The US was on the verge of passing real climate policy. Then Manchin happened.

As the world gears up for a massive United Nations climate change conference next month, a couple of U.S. senators are working to ensure that the U.S. fumbles a once-in-a-decade opportunity to address its climate-warming emissions. 

Just a few weeks ago, it seemed like President Joe Biden was on track to accomplish what previous administrations have attempted and failed to achieve: writing an emissions-reduction policy into federal law. That policy, the $150 billion Clean Electricity Performance Program, is a system of carrots and sticks that would have pushed America’s electric utilities to go green between 2023 and 2030. The power these companies supply to your home would become progressively cleaner over that timeframe, putting the U.S. electricity sector, currently the second-most polluting sector in this country, on track to producing 100 percent clean electricity by 2035. 

The Biden administration aimed to pass this program via a process called budget reconciliation, which allows Congress to make changes to laws that have to do with spending, revenues, or the federal debt limit. Crucially, reconciliation is immune to the filibuster — it only takes 51 votes to pass it in the Senate — which meant that Senate Democrats could vote to approve the budget reconciliation bill as a bloc, with Vice President Kamala Harris serving as a tie-breaker, and bypass Republican opposition to the bill. (Not one congressional Republican, not even the ones who say they care about climate action, has expressed support for any of the climate measures in the reconciliation bill.)  

From the outset, it was clear that Senators Joe Manchin from West Virginia and Kyrsten Sinema from Arizona, centrist Democrats, were going to oppose the Clean Electricity Performance Program. Sinema reportedly said she wanted at least $100 billion cut from the climate programs in the budget bill (though she didn’t specify which ones). This might have been doable by chipping away at other climate spending in the package — like clean energy tax credits and funding to help rural electricity cooperatives —while keeping the Clean Electricity Performance Program intact. The Biden administration thought it could convert Manchin, who represents a coal state and has deep ties to the fossil fuel industry, to the cause by tweaking the program to allow electricity generated by gas- and coal-fired power plants to count as “clean” as long as those plants prevent their emissions from going into the atmosphere by using carbon capture and sequestration technology. On Friday, the New York Times reported that those conversion efforts had failed and that the White House was rewriting the budget reconciliation bill to exclude the Clean Electricity Performance Program.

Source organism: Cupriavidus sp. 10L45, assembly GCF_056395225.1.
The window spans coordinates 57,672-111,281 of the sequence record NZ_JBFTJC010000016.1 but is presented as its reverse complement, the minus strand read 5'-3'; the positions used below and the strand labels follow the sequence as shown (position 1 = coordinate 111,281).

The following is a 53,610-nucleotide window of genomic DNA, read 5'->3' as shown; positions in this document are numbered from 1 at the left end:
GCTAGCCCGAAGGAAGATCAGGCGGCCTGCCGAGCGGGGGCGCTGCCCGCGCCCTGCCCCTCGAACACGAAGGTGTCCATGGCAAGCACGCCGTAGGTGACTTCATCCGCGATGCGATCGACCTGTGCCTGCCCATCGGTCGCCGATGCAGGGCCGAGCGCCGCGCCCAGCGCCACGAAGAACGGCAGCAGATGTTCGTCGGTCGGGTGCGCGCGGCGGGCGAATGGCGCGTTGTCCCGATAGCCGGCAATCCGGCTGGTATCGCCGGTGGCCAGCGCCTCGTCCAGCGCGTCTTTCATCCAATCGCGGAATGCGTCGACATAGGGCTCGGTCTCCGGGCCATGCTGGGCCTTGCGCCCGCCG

Manchin’s problem with the plan was never explicitly about its exclusion of fossil fuels. He believes that utilities are decarbonizing on their own, as renewable energy becomes cheaper, and that it would be a waste of money to pay them to cut emissions. “Senator Manchin has clearly expressed his concerns about using taxpayer dollars to pay private companies to do things they’re already doing,” a Manchin spokesperson told the Times.